lundi 22 mars 2010

Three years and not counting

That's how I feel.
I am married to the best man in the whole world.
That sounds pretty lame, but consider this:

He makes a perfect marinara sauce.

Last week he did all the laundry and then cleaned the laundry room.

He always notices when I cut my hair or am wearing something new, and he always compliments me. I don't know if he is being sincere, but I don't care.

He is endlessly patient but not a pushover. I don't know how he manages this delicate balance.

He actually loves to read and talk about books.

He will watch as many Law & Order reruns as I want to see (they aren't reruns for me).

He opens doors for me, including car doors.

He helps little old ladies carry their groceries.

He's really, really cute.

He makes sure we always have great music to listen to.

He likes simple things, like walking with me and Neko.

He's very romantic.

He plays the rhyming game with me even though he knows he will lose because I am the champion.

He is cheerful most of the time but not so cheerful you want to smack him.

I could go on and on, but who's counting? Not me.

If you read only one book on the Knox case...

The local media (with the exception of Andrea Vogt's reporting for the Seattle PI, from Italy) has been just appallingly bad in its treatment of this case. Indeed, the US media has been nearly as bad. The local talking heads, in lieu of any real reporting, just read press releases handed to them by the PR firm hired to mislead the American public. Blame it on budget cuts if you will. But I say if you don't have the money to pay reporters on the ground then you should stick to covering local things and leave the complex international stuff to the pros. The fact that one of the three people convicted of murdering Meredith Kercher in Perugia, Italy, in November 2007 is from Seattle is irrelevant.

In her book on the case, Newsweek and Daily Beast reporter Barbie Nadeau corrects the hundreds of errors that have been committed by the local media, for anyone who is willing to take the time to read her short and well-written book.

I was going to write a brief review to go with this recommendation, but Tina Brown's introduction (in the Daily Beast) fills the bill quite nicely. An excerpt:

Barbie Latza Nadeau, who has been reporting from Italy for Newsweek since 1997, arrived in Perugia the day after Meredith’s battered body was discovered in the house she shared with three other girls. A resident of Rome, fluent in Italian, Nadeau (who also happened to have been married in Knox’s hometown of Seattle) was uniquely suited to grasp all the factual and cultural nuances of this confounding case.

And she pursued them zealously. Over the next two years, she attended almost every session of Knox’s murder trial, read the entire 10,000-page legal dossier in Italian, and invested countless coffees, dinners, and glasses of prosecco in cultivating cops, lawyers, judges, witnesses, jurors, friends, and families. Nadeau’s regular posts on The Daily Beast during the 11-month trial established her as an authoritative voice on the case—with appearances on CNN, CBS, NPR, the BBC, and NBC’s Dateline. But her pieces also got her blackballed by the Knox family because she declined to toe the line they force-fed to a U.S. media eager to get them on-camera: that Amanda was a total innocent railroaded by a rogue prosecutor in a corrupt justice system.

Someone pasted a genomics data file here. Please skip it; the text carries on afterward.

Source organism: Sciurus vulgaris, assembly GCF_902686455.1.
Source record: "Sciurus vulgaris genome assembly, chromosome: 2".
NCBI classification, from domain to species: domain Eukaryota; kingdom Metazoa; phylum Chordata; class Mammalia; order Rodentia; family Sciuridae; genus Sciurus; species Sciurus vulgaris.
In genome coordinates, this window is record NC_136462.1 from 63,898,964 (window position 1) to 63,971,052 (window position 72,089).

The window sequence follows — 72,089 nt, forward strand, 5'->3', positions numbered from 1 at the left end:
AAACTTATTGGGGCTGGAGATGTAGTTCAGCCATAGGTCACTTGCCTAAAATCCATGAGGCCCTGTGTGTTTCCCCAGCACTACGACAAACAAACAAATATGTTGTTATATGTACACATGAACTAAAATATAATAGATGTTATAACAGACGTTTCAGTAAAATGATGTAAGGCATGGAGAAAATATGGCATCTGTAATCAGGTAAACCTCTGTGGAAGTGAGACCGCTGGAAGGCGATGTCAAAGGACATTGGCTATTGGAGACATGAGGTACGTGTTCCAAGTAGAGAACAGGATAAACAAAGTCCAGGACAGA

Daily Beast readers knew otherwise, thanks to Nadeau’s thorough and balanced reporting. But her objective dispatches also earned her the enmity of ferocious pro-Knox bloggers, who hurled insults and threats, hoping to discredit her professionally. Instead, her reputation has been enhanced by her diligent pursuit of a story that most of the U.S. media, including The New York Times, badly misread.

Barbie Latza Nadeau’s sensitive, clear-eyed, and compelling examination of a perplexing case is now a book—the second in our provocative Beast Book series—that brings to American readers the first full account of this baffling case. The book finally gets behind the impassive “angel face” (as the Italian tabs sneeringly called the defendant) to find the real Amanda Knox. Mining diaries, social-networking sites, exclusive interviews, and telling moments in the courtroom, Nadeau paints the first full portrait of a quirky young woman who is neither the “she-devil” presented to an Italian jury nor the blameless ingénue her parents believe her to be. What Nadeau shows is that Amanda Knox is, in fact, a 21st-century all-American girl—a serious student with plans and passions—but is also a thrill-seeking young woman who loves sex and enjoys drugs and who, in the wrong environment with the wrong people, develops a dark side that takes her over and tips her into the abyss.

samedi 13 mars 2010

Getting to know me

Finally, my first paper is behind me, and no, I am not sitting on the smallest seat in the smallest room of the house. For anyone wondering about my sanity, that is a reference to Voltaire. The story goes that in reply to a letter critical of something he had written, he replied: Monsieur, Je suis chez moi, assis sur le plus petit siège dans la plus petite pièce. Votre lettre est devant moi. Bientot, elle sera derrière moi.

I don't know if this story is true. However, my first graduate school paper in more than a quarter of a century is behind me. Once I got into it, I didn't want to finish it off. What a vital mental exercise! Why do most of us stop writing papers as soon as we are allowed to? Yesterday, in preparation for my next paper, I went to Suzzallo Library at the University of Washington and came across all 40 volumes or so of Rousseau's collected letters. 40 volumes, people! Maybe more, I didn't count. But think about it... think about the sheer volume of thought he committed to paper. He also wrote books, lots of them. We fancy ourselves writers today because we unload our petty thoughts in blog entries and dash off rapid emails. Most of us have no idea what it means to write any more. Yet another reason to tip my hat to my hardworking and underpaid journalist friends. You know who you are. I admire you for what you do.